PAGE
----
3D printing – an amazing future, but not here today

By | 3D | One Comment

When I talk about our strategy of backing companies that build products people love, and say that some of those will be physical products people often remark that 3D printing must be an exciting enabling technology for us. That will be true one day in the not too distant future, but it isn’t true today. 3D printing is improving fast in terms of materials that can be printed and the price is dropping fast, most obviously in consumer printers, some of which are now retailing for sub $500, but other than prototyping there aren’t many large scale commercial applications for 3D printing.

The reason is that the finish and durability of most 3D printed plastics falls short of market requirements and that unit prices are generally too high for anything other than very short runs. That limits the commercial applications of 3D printing to high price complex products that are difficult or impossible to manufacture using traditional methods. Hearing aids are a good example, they can be custom printed to match a patient’s ear and the internal structures can be better optimised to carry sound using 3D printing than any other manufacturing method. Body panels for specialist cars are another good example, their complex shapes can be printed as single pieces whereas alternative manufacturing methods produce multiple items that need to be assembled.

I doubt it will be too long before we back a company that is leveraging 3D printing to build an amazing new product, but before that happens we will most likely see a few companies in this space that we choose not to back. That hasn’t happened yet.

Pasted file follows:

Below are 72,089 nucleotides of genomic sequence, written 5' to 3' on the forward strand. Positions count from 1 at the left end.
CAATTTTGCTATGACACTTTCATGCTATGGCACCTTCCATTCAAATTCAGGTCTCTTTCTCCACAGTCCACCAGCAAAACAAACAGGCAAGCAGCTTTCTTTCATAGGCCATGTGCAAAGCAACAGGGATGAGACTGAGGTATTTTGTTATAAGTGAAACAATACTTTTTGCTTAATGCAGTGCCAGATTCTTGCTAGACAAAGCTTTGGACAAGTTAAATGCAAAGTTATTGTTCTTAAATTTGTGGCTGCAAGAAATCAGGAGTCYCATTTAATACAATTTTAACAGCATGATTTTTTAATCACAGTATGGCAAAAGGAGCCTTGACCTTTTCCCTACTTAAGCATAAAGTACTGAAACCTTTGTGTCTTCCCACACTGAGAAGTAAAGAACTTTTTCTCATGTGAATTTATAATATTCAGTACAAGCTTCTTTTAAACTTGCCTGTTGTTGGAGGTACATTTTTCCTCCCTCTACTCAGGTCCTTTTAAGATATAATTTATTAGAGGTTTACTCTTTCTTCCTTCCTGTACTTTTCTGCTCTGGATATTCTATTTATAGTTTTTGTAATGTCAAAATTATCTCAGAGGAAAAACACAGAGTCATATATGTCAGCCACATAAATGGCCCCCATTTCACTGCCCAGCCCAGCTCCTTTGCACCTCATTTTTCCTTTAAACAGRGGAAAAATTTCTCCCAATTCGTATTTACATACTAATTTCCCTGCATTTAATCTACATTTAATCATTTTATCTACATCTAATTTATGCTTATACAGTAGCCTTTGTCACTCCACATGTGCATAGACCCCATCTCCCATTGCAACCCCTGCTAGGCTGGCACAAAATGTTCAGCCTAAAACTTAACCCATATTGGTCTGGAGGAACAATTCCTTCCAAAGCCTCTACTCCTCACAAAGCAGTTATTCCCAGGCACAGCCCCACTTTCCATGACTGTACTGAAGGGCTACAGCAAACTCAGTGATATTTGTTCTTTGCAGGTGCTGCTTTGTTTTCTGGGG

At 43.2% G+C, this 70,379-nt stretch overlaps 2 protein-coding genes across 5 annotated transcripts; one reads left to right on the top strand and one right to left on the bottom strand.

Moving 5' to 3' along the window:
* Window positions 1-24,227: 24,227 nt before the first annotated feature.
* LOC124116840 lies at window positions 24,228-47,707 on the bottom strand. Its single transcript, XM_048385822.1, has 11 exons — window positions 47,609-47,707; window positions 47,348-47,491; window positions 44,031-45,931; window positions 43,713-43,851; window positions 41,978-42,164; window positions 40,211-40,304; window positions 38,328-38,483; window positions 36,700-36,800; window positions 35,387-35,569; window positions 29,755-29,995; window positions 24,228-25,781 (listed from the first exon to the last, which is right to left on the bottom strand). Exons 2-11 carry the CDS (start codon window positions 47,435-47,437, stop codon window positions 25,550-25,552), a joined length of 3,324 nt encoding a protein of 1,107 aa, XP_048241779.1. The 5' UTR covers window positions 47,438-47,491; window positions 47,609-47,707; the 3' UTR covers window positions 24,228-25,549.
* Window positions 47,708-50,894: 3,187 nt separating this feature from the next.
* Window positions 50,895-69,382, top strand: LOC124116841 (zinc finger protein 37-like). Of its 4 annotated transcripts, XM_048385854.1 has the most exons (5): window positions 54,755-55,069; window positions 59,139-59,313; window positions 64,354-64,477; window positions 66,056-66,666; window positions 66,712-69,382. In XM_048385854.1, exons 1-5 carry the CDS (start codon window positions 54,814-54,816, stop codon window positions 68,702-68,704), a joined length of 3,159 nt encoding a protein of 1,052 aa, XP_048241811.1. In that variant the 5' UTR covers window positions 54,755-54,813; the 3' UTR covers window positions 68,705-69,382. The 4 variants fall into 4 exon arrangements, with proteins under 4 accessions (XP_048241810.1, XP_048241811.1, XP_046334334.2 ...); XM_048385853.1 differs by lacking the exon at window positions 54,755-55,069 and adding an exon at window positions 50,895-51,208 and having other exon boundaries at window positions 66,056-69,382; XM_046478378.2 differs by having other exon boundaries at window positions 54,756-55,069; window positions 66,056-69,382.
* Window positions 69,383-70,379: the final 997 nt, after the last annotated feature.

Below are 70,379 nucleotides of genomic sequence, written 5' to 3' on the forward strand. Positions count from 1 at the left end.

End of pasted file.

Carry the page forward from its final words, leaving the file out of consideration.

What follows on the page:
Thinking about new market opportunities case study: 3D printed figurines

By | 3D, Innovation, Startup general interest | 4 Comments

Regular readers will know that I’m excited about the emerging opportunities that 3D printing technologies are enabling. In fact I’ve been looking for an investment in this area for nearly two years now. My first thought was that falling costs and rising quality would unlock opportunities in the consumer space, but none of the opportunities we have looked at worked out, mostly because the use cases weren’t compelling enough or were too niche.

Now that you have that background you will understand that when I saw the headline 3D printing ‘photo booths’ popping up across the world I clicked straight through. The article, which is on the excellent Singularity Hub, rightly notes that there has been a lot of talk about 3D printing this year, and that ‘tech experts are still looking for something that will signal the technology’s best bet to transition from hype to mainstream application’. I’m with them up to that point, but then they say ‘Today, one application seems poised to accomplish this. Call it 3D printed figurines, personal miniatures, or photo sculptures’.